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Understanding The JavaScript Event Model (part 1)
The JavaScript event model hides a whole lotta surprises. Take a look.

| Popeye() And Olive() |

Simply put, the event model provides a way for a user to interact with JavaScript. It consists of two basic components, events and event handlers, which together define what happens when the user performs a particular action.

An event may be defined, very simply, as an action performed on a Web page - for example, clicking a button, moving the mouse pointer over a hyperlink and so on. Events are not necessarily generated by the user; they may be generated automatically by a piece of code as well.

An event handler, as the name suggests, handles an event - it defines the action to be taken by a script when a particular event (or type of event) occurs. Event handlers exist for most of the common events that are generated on a Web page, including mouse movement, mouse clicks, keyboard activity and page loads.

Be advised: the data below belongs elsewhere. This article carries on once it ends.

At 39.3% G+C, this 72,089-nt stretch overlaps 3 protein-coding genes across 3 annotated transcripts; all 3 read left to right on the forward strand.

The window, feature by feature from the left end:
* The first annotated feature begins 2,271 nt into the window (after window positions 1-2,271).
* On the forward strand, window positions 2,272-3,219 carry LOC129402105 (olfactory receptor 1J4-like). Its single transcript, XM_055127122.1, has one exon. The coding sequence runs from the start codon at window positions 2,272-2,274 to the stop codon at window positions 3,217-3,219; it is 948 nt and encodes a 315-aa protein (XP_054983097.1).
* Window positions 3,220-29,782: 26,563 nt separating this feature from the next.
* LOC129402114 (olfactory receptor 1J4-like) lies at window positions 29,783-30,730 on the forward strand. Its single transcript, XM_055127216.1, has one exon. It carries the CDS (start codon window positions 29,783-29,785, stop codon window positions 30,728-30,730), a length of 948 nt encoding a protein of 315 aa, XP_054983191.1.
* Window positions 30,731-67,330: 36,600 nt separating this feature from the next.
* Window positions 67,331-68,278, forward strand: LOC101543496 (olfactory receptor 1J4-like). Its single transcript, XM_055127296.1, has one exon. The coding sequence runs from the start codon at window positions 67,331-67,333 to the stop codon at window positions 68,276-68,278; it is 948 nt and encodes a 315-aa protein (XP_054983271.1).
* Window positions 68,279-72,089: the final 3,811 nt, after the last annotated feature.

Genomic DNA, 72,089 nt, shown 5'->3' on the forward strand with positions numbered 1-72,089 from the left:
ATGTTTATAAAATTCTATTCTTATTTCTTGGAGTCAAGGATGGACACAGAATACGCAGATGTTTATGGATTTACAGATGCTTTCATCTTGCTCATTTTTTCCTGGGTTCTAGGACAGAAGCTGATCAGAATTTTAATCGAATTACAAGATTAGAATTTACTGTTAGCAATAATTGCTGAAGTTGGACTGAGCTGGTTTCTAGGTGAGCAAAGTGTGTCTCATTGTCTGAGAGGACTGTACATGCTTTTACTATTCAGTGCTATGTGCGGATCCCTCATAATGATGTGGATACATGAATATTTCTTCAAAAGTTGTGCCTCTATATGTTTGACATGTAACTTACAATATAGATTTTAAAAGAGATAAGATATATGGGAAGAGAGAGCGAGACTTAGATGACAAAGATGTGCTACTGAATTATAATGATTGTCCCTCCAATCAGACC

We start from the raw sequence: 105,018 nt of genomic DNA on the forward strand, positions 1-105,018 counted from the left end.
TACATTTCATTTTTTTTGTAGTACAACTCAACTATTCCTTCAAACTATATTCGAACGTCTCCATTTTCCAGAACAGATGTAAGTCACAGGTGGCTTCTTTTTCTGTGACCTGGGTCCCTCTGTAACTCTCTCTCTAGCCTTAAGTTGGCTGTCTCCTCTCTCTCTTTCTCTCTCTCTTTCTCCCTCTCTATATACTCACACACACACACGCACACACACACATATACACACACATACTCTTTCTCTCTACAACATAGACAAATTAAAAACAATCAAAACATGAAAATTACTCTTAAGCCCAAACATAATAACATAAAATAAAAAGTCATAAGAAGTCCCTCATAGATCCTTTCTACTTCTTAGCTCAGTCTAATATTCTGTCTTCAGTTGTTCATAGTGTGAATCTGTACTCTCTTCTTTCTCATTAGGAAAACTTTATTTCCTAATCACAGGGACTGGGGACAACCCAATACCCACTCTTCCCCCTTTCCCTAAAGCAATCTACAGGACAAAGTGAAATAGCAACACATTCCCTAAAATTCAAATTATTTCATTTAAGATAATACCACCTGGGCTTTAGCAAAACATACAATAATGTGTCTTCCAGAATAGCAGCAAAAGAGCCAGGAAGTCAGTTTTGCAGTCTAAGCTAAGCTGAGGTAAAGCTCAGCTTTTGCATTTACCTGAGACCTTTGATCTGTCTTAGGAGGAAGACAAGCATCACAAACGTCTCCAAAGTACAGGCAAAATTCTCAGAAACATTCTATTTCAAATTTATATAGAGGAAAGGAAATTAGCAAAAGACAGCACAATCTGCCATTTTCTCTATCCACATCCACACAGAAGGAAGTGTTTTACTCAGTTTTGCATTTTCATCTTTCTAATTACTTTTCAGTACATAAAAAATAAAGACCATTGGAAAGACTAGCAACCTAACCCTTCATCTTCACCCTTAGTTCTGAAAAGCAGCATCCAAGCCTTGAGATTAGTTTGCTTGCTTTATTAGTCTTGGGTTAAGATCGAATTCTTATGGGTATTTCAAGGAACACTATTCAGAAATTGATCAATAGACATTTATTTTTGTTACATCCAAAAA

Here's a quick example that might make this theory a little clearer:

<body onLoad="thisFunction()">     

If you were to translate the line of code above into English, it would read, "invoke the JavaScript function thisFunction() when the page loads". The event handler in this case is the onLoad handler, which can be used to perform specific actions when a Web page loads into the browser.

Another example, and one you've probably seen before, is

<a href="http://somewhere" onMouseOver="popeye()" onMouseOut="olive()"><img name="myimage" src="normal.jpg"></a>

Or, in English, "call the JavaScript function popeye() when the mouse pointer moves over this hyperlink, and the JavaScript function olive() when the pointer moves away from this hyperlink". These event handlers are most commonly used for image swaps...as you'll see very shortly.

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